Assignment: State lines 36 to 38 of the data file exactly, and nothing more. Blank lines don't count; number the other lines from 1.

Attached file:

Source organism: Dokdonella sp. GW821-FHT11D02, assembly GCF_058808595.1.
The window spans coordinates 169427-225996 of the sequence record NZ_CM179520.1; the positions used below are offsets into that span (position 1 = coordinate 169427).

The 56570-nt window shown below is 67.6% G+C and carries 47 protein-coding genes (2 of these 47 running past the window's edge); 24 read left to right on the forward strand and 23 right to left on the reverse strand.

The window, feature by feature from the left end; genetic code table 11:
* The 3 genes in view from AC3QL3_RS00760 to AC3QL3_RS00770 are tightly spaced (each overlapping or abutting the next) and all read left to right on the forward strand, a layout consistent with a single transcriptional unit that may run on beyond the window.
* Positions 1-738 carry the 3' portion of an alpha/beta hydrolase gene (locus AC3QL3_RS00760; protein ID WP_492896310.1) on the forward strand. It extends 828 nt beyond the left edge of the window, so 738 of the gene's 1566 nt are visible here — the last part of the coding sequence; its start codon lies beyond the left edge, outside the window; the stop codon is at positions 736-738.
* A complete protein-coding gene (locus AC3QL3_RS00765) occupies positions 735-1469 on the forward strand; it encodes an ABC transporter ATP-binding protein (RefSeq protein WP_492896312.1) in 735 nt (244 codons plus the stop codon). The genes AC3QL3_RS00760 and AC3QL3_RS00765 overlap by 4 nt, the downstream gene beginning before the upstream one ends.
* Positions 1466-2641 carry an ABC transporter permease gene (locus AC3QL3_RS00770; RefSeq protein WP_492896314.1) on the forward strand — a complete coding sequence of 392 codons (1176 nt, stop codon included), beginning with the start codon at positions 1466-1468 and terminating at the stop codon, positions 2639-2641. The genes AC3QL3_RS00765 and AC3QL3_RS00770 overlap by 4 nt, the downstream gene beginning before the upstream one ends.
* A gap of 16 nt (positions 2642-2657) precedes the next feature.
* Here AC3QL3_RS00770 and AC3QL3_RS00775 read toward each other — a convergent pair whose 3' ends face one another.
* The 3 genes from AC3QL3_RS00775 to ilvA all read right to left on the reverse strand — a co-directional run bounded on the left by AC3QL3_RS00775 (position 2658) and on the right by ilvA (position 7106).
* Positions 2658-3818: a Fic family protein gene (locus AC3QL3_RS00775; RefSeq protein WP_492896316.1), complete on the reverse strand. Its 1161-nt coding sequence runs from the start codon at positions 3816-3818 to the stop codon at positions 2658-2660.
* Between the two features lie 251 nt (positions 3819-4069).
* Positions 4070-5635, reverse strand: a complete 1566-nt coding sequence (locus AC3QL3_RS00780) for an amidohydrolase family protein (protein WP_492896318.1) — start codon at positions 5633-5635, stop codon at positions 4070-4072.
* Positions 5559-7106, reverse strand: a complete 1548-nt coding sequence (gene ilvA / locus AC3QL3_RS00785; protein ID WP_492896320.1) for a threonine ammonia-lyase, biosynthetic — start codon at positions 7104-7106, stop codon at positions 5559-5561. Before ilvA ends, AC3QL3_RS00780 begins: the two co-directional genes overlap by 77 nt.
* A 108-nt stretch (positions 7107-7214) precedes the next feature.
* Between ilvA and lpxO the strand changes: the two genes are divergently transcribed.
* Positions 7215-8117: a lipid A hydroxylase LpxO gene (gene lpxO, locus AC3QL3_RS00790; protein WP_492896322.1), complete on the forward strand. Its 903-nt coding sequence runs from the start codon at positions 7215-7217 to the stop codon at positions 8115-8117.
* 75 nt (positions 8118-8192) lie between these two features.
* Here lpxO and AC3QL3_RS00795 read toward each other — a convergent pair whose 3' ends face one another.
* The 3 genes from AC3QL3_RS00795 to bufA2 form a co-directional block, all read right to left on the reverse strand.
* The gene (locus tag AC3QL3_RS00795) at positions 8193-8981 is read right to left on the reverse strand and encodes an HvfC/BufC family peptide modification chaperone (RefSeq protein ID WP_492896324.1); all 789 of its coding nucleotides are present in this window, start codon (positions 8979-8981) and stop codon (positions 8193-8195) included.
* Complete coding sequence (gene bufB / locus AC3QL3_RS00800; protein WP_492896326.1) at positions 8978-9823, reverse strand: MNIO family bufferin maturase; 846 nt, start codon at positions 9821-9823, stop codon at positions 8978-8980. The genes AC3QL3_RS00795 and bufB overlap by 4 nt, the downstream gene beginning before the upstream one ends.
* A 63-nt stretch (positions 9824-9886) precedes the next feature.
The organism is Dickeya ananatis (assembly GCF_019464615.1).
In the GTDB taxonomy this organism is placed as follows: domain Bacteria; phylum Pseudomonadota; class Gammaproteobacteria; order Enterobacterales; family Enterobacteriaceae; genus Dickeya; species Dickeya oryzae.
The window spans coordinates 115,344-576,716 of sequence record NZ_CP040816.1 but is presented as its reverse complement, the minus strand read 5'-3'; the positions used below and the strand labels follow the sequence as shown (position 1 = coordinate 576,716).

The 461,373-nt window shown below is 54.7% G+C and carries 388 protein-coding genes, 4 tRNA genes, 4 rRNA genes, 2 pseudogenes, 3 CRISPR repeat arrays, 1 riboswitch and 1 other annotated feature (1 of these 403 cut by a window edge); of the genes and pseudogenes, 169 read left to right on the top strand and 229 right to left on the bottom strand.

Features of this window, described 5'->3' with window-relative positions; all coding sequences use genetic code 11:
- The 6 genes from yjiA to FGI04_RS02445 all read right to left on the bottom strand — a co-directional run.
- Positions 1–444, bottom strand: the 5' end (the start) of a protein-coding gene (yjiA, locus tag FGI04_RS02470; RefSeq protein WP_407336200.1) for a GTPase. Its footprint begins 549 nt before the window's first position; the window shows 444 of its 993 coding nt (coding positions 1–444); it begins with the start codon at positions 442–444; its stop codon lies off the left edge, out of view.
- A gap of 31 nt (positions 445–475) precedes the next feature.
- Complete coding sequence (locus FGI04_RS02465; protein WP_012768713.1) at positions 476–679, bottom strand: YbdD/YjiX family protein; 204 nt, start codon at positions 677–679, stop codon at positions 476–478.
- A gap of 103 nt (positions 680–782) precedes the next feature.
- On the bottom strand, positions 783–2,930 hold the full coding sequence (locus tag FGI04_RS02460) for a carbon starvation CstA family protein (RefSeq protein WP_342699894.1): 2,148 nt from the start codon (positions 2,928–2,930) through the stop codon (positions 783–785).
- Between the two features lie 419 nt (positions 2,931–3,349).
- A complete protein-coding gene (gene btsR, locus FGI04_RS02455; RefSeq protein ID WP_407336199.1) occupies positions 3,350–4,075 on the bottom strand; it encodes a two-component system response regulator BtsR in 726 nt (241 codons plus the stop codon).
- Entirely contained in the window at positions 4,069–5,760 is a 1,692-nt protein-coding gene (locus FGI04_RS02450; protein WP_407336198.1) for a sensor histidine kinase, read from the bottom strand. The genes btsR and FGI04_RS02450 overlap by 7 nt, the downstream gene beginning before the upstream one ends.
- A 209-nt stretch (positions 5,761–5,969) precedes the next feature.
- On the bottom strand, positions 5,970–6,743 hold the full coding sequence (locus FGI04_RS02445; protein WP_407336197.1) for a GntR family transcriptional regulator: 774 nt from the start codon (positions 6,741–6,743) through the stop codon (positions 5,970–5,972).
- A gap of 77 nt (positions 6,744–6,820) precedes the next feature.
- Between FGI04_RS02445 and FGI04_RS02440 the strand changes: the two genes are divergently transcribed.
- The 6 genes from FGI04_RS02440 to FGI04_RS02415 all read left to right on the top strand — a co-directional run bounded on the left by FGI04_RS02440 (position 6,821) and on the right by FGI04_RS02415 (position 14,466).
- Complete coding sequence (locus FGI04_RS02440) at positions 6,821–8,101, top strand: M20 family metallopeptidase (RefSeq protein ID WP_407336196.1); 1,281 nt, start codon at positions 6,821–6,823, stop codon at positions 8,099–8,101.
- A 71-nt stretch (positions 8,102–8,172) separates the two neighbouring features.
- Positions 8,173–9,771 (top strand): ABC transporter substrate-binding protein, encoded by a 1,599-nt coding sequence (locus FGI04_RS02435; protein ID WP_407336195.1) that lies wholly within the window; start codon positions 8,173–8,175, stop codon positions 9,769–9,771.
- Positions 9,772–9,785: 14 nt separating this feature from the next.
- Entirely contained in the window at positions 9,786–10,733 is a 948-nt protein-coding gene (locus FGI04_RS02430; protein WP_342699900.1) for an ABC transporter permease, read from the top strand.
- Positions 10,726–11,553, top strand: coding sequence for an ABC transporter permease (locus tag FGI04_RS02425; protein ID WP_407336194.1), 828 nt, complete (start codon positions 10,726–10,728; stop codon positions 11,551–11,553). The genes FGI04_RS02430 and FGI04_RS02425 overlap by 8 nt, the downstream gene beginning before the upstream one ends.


- Between the two features lie 419 nt (positions 2,931–3,349).
- A complete protein-coding gene (gene btsR, locus FGI04_RS02455; RefSeq protein ID WP_407336199.1) occupies positions 3,350–4,075 on the bottom strand; it encodes a two-component system response regulator BtsR in 726 nt (241 codons plus the stop codon).
- Entirely contained in the window at positions 4,069–5,760 is a 1,692-nt protein-coding gene (locus FGI04_RS02450; protein WP_407336198.1) for a sensor histidine kinase, read from the bottom strand. The genes btsR and FGI04_RS02450 overlap by 7 nt, the downstream gene beginning before the upstream one ends.